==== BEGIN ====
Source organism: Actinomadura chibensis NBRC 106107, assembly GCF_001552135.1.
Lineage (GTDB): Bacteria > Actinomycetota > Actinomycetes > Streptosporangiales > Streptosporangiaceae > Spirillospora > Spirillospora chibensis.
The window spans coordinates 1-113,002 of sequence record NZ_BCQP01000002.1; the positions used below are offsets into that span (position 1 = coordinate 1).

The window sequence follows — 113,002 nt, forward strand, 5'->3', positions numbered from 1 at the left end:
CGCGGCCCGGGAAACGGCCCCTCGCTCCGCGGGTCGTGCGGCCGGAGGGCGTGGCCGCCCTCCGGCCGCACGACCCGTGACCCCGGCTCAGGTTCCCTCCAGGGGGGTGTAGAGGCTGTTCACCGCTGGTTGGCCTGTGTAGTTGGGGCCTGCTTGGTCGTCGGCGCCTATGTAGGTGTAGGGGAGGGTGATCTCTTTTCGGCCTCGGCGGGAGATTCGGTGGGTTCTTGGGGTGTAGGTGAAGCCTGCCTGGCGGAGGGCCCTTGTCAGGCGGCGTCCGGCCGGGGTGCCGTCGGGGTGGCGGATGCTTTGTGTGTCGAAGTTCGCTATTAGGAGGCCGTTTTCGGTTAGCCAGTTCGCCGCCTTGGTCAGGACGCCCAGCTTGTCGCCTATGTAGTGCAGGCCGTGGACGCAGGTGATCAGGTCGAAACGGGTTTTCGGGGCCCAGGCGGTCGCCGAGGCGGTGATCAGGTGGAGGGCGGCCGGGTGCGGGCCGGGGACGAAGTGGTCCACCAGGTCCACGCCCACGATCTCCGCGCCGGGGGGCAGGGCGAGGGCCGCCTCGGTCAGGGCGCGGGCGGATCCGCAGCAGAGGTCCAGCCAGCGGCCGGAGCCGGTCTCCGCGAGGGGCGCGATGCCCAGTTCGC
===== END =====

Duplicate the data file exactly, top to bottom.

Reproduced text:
Source organism: Actinomadura chibensis NBRC 106107, assembly GCF_001552135.1.
Lineage (GTDB): Bacteria > Actinomycetota > Actinomycetes > Streptosporangiales > Streptosporangiaceae > Spirillospora > Spirillospora chibensis.
The window spans coordinates 1-113,002 of sequence record NZ_BCQP01000002.1; the positions used below are offsets into that span (position 1 = coordinate 1).

The window sequence follows — 113,002 nt, forward strand, 5'->3', positions numbered from 1 at the left end:
CGCGGCCCGGGAAACGGCCCCTCGCTCCGCGGGTCGTGCGGCCGGAGGGCGTGGCCGCCCTCCGGCCGCACGACCCGTGACCCCGGCTCAGGTTCCCTCCAGGGGGGTGTAGAGGCTGTTCACCGCTGGTTGGCCTGTGTAGTTGGGGCCTGCTTGGTCGTCGGCGCCTATGTAGGTGTAGGGGAGGGTGATCTCTTTTCGGCCTCGGCGGGAGATTCGGTGGGTTCTTGGGGTGTAGGTGAAGCCTGCCTGGCGGAGGGCCCTTGTCAGGCGGCGTCCGGCCGGGGTGCCGTCGGGGTGGCGGATGCTTTGTGTGTCGAAGTTCGCTATTAGGAGGCCGTTTTCGGTTAGCCAGTTCGCCGCCTTGGTCAGGACGCCCAGCTTGTCGCCTATGTAGTGCAGGCCGTGGACGCAGGTGATCAGGTCGAAACGGGTTTTCGGGGCCCAGGCGGTCGCCGAGGCGGTGATCAGGTGGAGGGCGGCCGGGTGCGGGCCGGGGACGAAGTGGTCCACCAGGTCCACGCCCACGATCTCCGCGCCGGGGGGCAGGGCGAGGGCCGCCTCGGTCAGGGCGCGGGCGGATCCGCAGCAGAGGTCCAGCCAGCGGCCGGAGCCGGTCTCCGCGAGGGGCGCGATGCCCAGTTCGC